What Twitter’s ‘Moments’ Tells Us About How Consumers View Online Media

Three ways the micro-blog­ging plat­for­m’s lat­est fea­ture tells us about the way con­sumers are view­ing con­tent.

Pat Hong By Pat Hong from Linkdex. Join the discussion » 0 comments

Ear­li­er this month, Twit­ter unveiled Moments, a curat­ed news feed, which high­lights col­lec­tions of top tweets around live events, news sto­ries, and trend­ing points of dis­cus­sion around the world. Is the fea­ture, which at present is over­seen by a spe­cial­ist team of Twit­ter staff, reflec­tive of a grow­ing con­sumer demand for instant, high-qual­i­ty, and curat­ed con­tent? And what can Moments tell us about how con­sumers are view­ing online media?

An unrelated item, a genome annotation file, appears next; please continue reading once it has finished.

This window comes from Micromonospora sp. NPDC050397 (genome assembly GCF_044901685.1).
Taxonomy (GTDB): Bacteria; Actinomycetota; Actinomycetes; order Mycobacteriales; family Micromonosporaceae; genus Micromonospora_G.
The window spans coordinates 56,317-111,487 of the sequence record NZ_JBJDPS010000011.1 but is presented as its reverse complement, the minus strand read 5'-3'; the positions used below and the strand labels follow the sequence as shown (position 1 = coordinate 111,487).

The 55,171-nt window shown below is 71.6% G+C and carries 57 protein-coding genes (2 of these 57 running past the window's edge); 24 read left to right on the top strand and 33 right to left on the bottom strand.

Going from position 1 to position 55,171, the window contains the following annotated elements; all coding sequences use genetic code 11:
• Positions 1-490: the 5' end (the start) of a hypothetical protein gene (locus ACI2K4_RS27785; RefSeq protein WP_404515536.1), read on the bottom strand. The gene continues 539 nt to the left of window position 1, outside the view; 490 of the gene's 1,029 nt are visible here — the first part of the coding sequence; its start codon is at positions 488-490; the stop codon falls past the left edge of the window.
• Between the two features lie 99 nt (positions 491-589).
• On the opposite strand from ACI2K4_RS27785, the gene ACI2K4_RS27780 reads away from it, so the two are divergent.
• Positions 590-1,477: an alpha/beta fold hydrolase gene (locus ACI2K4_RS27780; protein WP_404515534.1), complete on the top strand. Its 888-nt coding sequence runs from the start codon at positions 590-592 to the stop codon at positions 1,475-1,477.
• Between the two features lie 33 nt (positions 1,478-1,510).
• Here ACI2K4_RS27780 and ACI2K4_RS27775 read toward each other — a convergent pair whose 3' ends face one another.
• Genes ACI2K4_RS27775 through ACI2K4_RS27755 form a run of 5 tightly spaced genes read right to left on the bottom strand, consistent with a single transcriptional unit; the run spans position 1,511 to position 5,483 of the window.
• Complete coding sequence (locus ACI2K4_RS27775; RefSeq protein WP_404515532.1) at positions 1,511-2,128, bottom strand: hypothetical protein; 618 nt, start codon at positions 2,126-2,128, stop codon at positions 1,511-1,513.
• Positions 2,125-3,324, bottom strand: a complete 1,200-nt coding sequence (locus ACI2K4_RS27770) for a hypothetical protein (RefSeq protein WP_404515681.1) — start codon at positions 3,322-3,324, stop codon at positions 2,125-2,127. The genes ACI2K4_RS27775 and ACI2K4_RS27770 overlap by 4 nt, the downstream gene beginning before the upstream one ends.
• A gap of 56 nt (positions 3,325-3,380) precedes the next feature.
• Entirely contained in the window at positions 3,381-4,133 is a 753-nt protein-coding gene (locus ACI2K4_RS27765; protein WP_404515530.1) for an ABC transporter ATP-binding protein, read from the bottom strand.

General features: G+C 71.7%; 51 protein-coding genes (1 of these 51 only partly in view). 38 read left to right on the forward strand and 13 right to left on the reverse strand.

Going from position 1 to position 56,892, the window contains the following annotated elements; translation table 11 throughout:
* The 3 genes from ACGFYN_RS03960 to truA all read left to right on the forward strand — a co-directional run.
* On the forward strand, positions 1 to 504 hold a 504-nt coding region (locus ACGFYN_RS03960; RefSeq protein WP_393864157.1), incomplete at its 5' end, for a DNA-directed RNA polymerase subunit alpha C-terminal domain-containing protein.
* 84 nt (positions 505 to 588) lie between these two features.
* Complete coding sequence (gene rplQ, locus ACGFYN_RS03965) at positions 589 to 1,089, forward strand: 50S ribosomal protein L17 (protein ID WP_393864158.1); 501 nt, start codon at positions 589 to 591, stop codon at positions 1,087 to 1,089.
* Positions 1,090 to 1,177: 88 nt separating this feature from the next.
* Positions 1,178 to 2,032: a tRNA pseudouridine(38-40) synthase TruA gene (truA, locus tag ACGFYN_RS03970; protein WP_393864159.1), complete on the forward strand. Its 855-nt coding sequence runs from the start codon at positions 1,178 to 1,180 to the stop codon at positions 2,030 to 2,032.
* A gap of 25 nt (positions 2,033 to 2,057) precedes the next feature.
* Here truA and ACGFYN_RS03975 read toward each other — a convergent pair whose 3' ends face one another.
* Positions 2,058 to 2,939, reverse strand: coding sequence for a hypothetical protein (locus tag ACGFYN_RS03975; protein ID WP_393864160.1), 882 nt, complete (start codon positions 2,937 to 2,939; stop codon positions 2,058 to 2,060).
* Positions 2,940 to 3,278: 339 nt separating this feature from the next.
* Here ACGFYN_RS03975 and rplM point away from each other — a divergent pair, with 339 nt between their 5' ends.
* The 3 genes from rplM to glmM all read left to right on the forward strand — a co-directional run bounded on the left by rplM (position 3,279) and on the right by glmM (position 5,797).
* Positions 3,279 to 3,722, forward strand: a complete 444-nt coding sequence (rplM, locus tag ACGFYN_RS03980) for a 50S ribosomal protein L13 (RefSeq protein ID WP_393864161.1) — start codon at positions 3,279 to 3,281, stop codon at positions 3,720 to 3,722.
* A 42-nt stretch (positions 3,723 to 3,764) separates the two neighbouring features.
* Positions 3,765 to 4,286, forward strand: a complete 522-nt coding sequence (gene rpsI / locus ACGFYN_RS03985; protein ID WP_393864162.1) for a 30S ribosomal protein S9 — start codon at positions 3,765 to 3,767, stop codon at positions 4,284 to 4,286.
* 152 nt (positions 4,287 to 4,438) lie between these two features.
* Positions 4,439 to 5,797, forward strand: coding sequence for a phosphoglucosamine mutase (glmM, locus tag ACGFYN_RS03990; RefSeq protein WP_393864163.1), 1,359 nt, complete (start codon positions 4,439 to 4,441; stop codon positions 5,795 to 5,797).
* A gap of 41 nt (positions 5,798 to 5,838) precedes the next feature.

In the 10 years or so since the plat­for­m’s con­cep­tion, one of the defin­ing ele­ments of Twit­ter’s suc­cess has been their unwa­ver­ing sim­plic­i­ty. For much of the last decade, the busi­ness has revolved around a clear USP, nev­er stray­ing too far from its core val­ue propo­si­tion of enabling users to share mes­sages of 140 char­ac­ters or less.

Moments, inci­den­tal­ly, is prob­a­bly one of the most sig­nif­i­cant changes to the micro-blog­ging plat­form in years. Until now, con­tent on Twit­ter has been dri­ven organ­i­cal­ly. With the excep­tion of the plat­for­m’s paid adver­tis­ing fea­ture intro­duced in 2010, tweets, retweets, and favorites have been the social cur­ren­cy on the plat­form for indi­vid­u­als and brands.

Moments presents a dif­fer­ent propo­si­tion.

Until now, the way con­tent is grouped or orga­nized on Twit­ter has been based on the net­works that users fol­lowed, and the inter­ac­tions they had with oth­er users. Moments offers a view that col­lates media or sto­ries from around the web in a way that any user can access. Accord­ing to the Twit­ter blog, Moments offers “the best of what’s hap­pen­ing on Twit­ter in an instant.”

Reducing The Barrier To Entry